Family behind Purdue Pharma’s OxyContin acknowledges its role in opioid crisis

U.S.

(NewsNation Now) — Hundreds of thousands of people have died from abusing opioids of all types since 1999, according to the CDC.

Two members of the Sackler family, who own Purdue Pharma, testified before Congress Thursday. They acknowledged the painkiller Oxycontin played a role in the opioid epidemic but stopped short of apologizing.

“I want to express my family’s deep sadness about the opioid crisis,” said David Sackler, a member of the family that owns Purdue Pharma.

Sackler’s company which makes the painkiller, Oxycontin, is blamed for contributing to the opioid epidemic tied to 470,000 deaths in the U.S. over the past twenty years.
 
“Oxycontin is a medicine that Purdue intended to help people, and it has helped, and continues to help, millions of Americans,” said Sackler.
 
Sackler’s rare public appearance in front of the House Oversight and Reform Committee comes three weeks after Purdue pleaded guilty to three criminal charges as part of a settlement with the department of justice. The company also agreed to pay $8 Billion in penalties.
 
Little consolation for Tiffany Scott, who lost her 18-year-old daughter to an overdose this year.
 
“She was found unresponsive on May 17, 2020,” said Scott.

WATCH: NewsNation’s Marni Hughes talks with Lorretta Hawe, mother who lost her son to opioid overdose

Other parents also shared their stories of loss, meanwhile members of the committee pressed the Sacklers on what they knew about.
 
“Most despicably, Purdue and the Sacklers worked to deflect the blame for all that suffering away from themselves, and onto the very people struggling with the oxycontin addiction,” said Rep. Carolyn Maloney, D-NY.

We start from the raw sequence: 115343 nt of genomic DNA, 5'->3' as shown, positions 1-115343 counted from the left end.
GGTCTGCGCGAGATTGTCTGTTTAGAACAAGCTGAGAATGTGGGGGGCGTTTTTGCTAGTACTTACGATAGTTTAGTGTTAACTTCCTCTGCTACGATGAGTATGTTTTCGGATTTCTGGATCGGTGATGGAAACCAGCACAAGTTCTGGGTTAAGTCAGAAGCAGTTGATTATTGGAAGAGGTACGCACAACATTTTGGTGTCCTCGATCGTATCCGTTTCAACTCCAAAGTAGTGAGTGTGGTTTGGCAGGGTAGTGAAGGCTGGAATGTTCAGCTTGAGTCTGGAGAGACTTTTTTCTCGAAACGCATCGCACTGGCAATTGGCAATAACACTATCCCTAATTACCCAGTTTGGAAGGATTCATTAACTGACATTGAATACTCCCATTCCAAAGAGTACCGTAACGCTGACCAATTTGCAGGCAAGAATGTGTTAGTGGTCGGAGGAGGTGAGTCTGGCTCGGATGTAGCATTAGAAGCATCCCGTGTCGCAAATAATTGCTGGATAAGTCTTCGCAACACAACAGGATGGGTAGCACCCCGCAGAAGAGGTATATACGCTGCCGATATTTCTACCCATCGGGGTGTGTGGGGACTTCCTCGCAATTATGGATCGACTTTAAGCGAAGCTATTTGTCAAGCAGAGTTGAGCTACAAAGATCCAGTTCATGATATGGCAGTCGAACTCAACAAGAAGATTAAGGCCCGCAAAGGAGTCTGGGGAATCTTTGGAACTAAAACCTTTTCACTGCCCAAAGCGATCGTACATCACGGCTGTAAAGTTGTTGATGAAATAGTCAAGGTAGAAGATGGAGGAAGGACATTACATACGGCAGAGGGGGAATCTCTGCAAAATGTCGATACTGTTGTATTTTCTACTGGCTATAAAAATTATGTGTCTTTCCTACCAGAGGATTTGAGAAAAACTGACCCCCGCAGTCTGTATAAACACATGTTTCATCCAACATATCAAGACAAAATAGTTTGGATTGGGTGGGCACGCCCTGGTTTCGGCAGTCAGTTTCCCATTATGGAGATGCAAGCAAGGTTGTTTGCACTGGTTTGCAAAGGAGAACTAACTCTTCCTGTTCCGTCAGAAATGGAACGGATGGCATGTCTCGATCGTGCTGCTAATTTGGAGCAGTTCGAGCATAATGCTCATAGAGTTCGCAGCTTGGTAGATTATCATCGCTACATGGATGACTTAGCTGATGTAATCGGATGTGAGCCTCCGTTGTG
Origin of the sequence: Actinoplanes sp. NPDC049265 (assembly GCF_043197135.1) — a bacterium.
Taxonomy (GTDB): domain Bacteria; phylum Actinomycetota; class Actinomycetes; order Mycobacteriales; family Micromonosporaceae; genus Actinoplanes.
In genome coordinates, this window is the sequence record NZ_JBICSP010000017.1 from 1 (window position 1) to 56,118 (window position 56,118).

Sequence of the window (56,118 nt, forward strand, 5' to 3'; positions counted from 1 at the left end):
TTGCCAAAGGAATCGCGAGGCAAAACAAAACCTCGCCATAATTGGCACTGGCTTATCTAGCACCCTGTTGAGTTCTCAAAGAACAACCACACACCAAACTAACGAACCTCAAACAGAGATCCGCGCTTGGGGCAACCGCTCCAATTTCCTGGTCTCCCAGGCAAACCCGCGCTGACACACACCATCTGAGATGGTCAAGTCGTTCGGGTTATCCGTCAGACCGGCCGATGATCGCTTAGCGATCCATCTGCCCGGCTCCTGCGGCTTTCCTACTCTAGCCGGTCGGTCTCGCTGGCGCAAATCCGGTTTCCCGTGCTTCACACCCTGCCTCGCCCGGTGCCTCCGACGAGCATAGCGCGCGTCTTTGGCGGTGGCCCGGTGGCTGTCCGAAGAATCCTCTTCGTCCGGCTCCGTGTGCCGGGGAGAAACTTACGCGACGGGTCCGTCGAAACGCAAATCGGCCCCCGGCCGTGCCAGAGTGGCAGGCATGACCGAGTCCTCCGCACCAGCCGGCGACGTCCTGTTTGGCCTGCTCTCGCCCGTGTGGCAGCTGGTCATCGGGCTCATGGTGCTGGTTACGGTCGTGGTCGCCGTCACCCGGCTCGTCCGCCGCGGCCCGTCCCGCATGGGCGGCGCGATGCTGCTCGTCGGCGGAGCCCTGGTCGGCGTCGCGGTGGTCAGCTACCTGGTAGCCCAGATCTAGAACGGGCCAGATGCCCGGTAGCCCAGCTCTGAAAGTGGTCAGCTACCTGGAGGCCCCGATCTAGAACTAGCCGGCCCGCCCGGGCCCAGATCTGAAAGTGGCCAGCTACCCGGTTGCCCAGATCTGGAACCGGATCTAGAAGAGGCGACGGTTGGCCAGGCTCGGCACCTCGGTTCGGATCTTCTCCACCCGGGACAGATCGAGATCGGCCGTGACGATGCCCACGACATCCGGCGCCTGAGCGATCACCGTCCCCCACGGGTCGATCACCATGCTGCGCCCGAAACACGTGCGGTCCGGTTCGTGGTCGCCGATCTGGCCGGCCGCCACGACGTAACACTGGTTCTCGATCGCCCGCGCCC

Craig Landau, the CEO of Purdue Pharma, also testified.
 
“I can’t image the despair, the emptiness, and the anger. These parents must feel every single day of their lives,” said Landau. “Each and every addiction overdose and death is a human tragedy for the individual for their families and for all of us as a side.”
 
Purdue’s CEO went on to say he is profoundly sorry and that the company accepts responsibility for its wrongdoing.

According to the Associated Press, Purdue Pharma along with the Sackler family have proposed turning the company into a public benefit corporation, using profits to help combat the opioid crisis.

Whether that happens is still unclear.

The CDC is officially warning public health departments, first responders, and healthcare workers about a “substantial increase in drug overdose deaths during the pandemic.”

The largest spike recorded between March and May, coinciding with widespread mitigation measures to stop the spread.

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